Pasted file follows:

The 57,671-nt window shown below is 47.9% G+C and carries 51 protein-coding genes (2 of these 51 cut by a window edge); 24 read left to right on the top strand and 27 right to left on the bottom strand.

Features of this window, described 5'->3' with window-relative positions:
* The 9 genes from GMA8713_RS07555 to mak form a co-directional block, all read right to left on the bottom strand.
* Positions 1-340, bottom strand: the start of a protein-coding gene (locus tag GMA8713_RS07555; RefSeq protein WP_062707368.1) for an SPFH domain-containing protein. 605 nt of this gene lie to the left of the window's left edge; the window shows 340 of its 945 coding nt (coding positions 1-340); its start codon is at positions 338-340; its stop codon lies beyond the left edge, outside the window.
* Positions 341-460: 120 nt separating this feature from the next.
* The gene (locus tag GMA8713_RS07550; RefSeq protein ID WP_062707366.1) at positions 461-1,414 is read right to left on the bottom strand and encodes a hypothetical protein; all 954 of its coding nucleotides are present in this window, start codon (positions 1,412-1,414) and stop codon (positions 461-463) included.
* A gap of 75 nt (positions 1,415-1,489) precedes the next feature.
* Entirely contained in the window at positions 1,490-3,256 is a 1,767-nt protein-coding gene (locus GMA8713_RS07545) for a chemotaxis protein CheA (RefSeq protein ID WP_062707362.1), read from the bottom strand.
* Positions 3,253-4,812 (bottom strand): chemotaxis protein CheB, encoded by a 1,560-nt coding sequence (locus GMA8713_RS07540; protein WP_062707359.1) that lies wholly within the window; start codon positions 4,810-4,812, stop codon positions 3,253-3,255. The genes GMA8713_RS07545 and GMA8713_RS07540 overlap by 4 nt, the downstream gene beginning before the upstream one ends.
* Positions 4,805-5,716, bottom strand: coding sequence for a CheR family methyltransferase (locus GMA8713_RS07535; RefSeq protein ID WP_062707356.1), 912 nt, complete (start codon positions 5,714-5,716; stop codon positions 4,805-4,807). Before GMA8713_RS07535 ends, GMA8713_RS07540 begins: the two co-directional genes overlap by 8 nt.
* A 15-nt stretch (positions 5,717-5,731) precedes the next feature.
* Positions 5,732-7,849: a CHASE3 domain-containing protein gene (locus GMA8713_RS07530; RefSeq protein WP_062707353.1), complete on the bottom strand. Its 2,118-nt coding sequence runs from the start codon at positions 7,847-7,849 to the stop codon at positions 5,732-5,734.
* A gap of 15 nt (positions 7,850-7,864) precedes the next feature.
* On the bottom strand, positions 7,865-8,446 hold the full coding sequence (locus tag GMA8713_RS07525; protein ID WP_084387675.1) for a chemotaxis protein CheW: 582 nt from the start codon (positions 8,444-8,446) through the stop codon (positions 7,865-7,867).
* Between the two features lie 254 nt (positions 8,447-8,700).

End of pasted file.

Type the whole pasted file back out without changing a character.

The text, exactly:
The 57,671-nt window shown below is 47.9% G+C and carries 51 protein-coding genes (2 of these 51 cut by a window edge); 24 read left to right on the top strand and 27 right to left on the bottom strand.

Features of this window, described 5'->3' with window-relative positions:
* The 9 genes from GMA8713_RS07555 to mak form a co-directional block, all read right to left on the bottom strand.
* Positions 1-340, bottom strand: the start of a protein-coding gene (locus tag GMA8713_RS07555; RefSeq protein WP_062707368.1) for an SPFH domain-containing protein. 605 nt of this gene lie to the left of the window's left edge; the window shows 340 of its 945 coding nt (coding positions 1-340); its start codon is at positions 338-340; its stop codon lies beyond the left edge, outside the window.
* Positions 341-460: 120 nt separating this feature from the next.
* The gene (locus tag GMA8713_RS07550; RefSeq protein ID WP_062707366.1) at positions 461-1,414 is read right to left on the bottom strand and encodes a hypothetical protein; all 954 of its coding nucleotides are present in this window, start codon (positions 1,412-1,414) and stop codon (positions 461-463) included.
* A gap of 75 nt (positions 1,415-1,489) precedes the next feature.
* Entirely contained in the window at positions 1,490-3,256 is a 1,767-nt protein-coding gene (locus GMA8713_RS07545) for a chemotaxis protein CheA (RefSeq protein ID WP_062707362.1), read from the bottom strand.
* Positions 3,253-4,812 (bottom strand): chemotaxis protein CheB, encoded by a 1,560-nt coding sequence (locus GMA8713_RS07540; protein WP_062707359.1) that lies wholly within the window; start codon positions 4,810-4,812, stop codon positions 3,253-3,255. The genes GMA8713_RS07545 and GMA8713_RS07540 overlap by 4 nt, the downstream gene beginning before the upstream one ends.
* Positions 4,805-5,716, bottom strand: coding sequence for a CheR family methyltransferase (locus GMA8713_RS07535; RefSeq protein ID WP_062707356.1), 912 nt, complete (start codon positions 5,714-5,716; stop codon positions 4,805-4,807). Before GMA8713_RS07535 ends, GMA8713_RS07540 begins: the two co-directional genes overlap by 8 nt.
* A 15-nt stretch (positions 5,717-5,731) precedes the next feature.
* Positions 5,732-7,849: a CHASE3 domain-containing protein gene (locus GMA8713_RS07530; RefSeq protein WP_062707353.1), complete on the bottom strand. Its 2,118-nt coding sequence runs from the start codon at positions 7,847-7,849 to the stop codon at positions 5,732-5,734.
* A gap of 15 nt (positions 7,850-7,864) precedes the next feature.
* On the bottom strand, positions 7,865-8,446 hold the full coding sequence (locus tag GMA8713_RS07525; protein ID WP_084387675.1) for a chemotaxis protein CheW: 582 nt from the start codon (positions 8,444-8,446) through the stop codon (positions 7,865-7,867).
* Between the two features lie 254 nt (positions 8,447-8,700).